Since I use SugarSync online backup for all my important files, I like to heep them handy, all inside a single folder, out of Windows/Users folders (actually they are in a different partition, which helps me to format Operating System partitions without fear). Since I have all important files outside of their default locations, I always have to reconfigure the location for Documents, Pictures, and other folders. Also, since natively you can only change the location for some very specific folders, my fresh installs usually contain some junctions. And since in a few cases I also need to redirect on a file-basis, I also use hard links, which help me to keep safe some individual-files like Filezilla bookmarks, and hosts file.
(Click here to learn more about junctions, hardlinks, and mount points).

With that design, I never have to worry about formating the OS partition, and don’t have to worry about backing up multiple subfolders. It’s all backed up daily in real-time.

To keep that scenario I also have detailed step-by-step instructions on how to configure Windows the way I like it, which include:

  • Dual boot on SSD. One Windows for serious work, and the other for testing different software and installing things that I don’t use very frequently.
  • Ubuntu on another HD partition for open-source work.
  • Small TEMP partition on the start of a HD, for faster writes
  • Paging file on fast TEMP partition
  • TEMP/TMP environment variables pointing to TEMP partition

The instructions include some tips and reminders like:

  • Using YUMI to create bootable USB
  • Which Windows Updates should be skipped and which should be installed
  • Drivers downloaded for offline usage (specially network adapter, in case Windows does not install automatically)
  • How to configure SSD for optimal performance
  • Reconfigure Power Options, Regional Settings,
  • Configure /etc/hosts
  • Which programs to reinstall, in which order (e.g. SQL Server before Visual Studio), and some configurations.

During this last Windows Reinstall, I faced some problems with OneNote, which was not pasting images correctly. Calling onenote /safeboot and clearing cache and settings (which is a default solution for many problems) didn’t help at all. So I had to do the troubleshooting myself.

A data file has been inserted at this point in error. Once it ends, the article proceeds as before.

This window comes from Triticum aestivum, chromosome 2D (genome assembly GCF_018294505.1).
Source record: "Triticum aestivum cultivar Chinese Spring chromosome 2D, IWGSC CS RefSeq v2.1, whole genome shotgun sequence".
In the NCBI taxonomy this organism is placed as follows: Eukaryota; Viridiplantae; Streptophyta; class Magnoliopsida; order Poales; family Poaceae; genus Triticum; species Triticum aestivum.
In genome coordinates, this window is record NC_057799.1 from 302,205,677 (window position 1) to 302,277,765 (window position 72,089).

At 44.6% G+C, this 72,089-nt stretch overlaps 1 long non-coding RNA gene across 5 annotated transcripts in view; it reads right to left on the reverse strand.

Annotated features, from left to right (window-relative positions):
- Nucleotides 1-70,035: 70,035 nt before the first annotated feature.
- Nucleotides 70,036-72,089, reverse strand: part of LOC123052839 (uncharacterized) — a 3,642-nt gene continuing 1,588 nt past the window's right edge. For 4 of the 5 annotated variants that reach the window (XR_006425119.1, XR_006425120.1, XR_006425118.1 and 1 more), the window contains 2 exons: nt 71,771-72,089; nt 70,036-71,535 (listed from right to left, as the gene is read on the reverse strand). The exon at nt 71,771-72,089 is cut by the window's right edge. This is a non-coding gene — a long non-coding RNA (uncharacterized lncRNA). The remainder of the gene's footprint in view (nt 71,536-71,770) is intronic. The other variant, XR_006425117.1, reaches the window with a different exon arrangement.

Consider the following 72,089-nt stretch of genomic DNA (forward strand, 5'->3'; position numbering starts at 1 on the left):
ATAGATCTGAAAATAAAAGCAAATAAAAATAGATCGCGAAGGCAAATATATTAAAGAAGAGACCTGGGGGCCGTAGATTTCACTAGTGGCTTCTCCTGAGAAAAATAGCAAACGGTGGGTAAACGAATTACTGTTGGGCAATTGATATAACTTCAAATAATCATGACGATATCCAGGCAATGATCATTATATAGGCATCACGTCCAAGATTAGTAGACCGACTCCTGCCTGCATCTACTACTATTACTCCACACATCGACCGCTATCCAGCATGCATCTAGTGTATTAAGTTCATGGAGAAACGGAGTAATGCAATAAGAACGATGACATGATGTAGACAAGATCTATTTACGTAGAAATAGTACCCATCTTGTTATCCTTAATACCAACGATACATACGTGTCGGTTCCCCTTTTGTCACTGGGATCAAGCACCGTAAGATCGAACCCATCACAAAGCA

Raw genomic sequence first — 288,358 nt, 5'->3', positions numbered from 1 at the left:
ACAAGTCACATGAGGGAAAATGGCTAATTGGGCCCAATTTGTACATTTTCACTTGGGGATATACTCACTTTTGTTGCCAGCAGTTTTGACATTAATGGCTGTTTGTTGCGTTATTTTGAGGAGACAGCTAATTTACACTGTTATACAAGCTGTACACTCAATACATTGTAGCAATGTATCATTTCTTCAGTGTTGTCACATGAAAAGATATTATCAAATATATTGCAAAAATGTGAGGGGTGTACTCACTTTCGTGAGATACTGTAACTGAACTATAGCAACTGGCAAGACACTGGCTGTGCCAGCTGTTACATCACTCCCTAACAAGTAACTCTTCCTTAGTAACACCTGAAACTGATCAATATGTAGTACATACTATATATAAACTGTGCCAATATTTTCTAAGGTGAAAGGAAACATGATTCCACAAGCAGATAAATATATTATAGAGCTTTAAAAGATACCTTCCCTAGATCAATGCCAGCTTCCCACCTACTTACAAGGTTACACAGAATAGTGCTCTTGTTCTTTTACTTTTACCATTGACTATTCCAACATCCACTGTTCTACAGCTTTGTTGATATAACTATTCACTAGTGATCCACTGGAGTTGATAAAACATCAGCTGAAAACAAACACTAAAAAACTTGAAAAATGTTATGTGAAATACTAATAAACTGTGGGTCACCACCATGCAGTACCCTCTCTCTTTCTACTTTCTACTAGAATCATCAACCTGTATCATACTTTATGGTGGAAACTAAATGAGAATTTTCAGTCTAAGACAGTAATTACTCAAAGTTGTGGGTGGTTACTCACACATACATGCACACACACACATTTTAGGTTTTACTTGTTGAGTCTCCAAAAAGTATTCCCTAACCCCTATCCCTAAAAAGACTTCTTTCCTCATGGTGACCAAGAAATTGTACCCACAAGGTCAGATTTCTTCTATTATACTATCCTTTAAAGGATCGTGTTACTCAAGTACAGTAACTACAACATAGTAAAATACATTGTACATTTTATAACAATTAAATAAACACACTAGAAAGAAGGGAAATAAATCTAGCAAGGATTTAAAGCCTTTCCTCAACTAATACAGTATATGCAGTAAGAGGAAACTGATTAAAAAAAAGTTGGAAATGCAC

I fired up Process Monitor, which traces all read/write attempts both to filesystem and registry, and tried to paste into OneNote again. Then I reviewed the log, filtering only for Onenote.exe, and filtering out all “Success”. I was pretty sure that it was a problem in filesystem, and not in registry (because all my changes were related to filesystem, partitions, and folders), so I also filtered out everything related to registry. This is what was left:

I noticed that OneNote was trying to open C:\Windows\TEMP\Drizin, and it was being reparsed (by a junction) to T:\Drizin. My suspect was that the reparse point (junction) was the problem (and not permissions). So I replaced my environment variables (TEMP and TMP) to point directly to T:\%USERNAME%, instead of pointing to C:\Windows\TEMP\%USERNAME% which was being reparsed.

Replacing environment variables for current user and for all new users:

reg add "HKEY_CURRENT_USER\Environment" /v TEMP /t "REG_EXPAND_SZ" /d T:\%USERNAME% /f 
reg add "HKEY_CURRENT_USER\Environment" /v TMP /t "REG_EXPAND_SZ" /d T:\%USERNAME% /f 

reg add "HKEY_USERS\.DEFAULT\Environment" /v TEMP /t "REG_EXPAND_SZ" /d T:\^%USERNAME^% /f 
reg add "HKEY_USERS\.DEFAULT\Environment" /v TMP /t "REG_EXPAND_SZ" /d T:\^%USERNAME^% /f 

PS: Please note that the circunflex before the percent (^%USERNAME^%) is necessary for the HKEY_USERS, or else the command would automatically expand the %USERNAME% variable and then all users would have environment variables pointing to T:\Drizin. :-)

After restarting OneNote, everything started working again.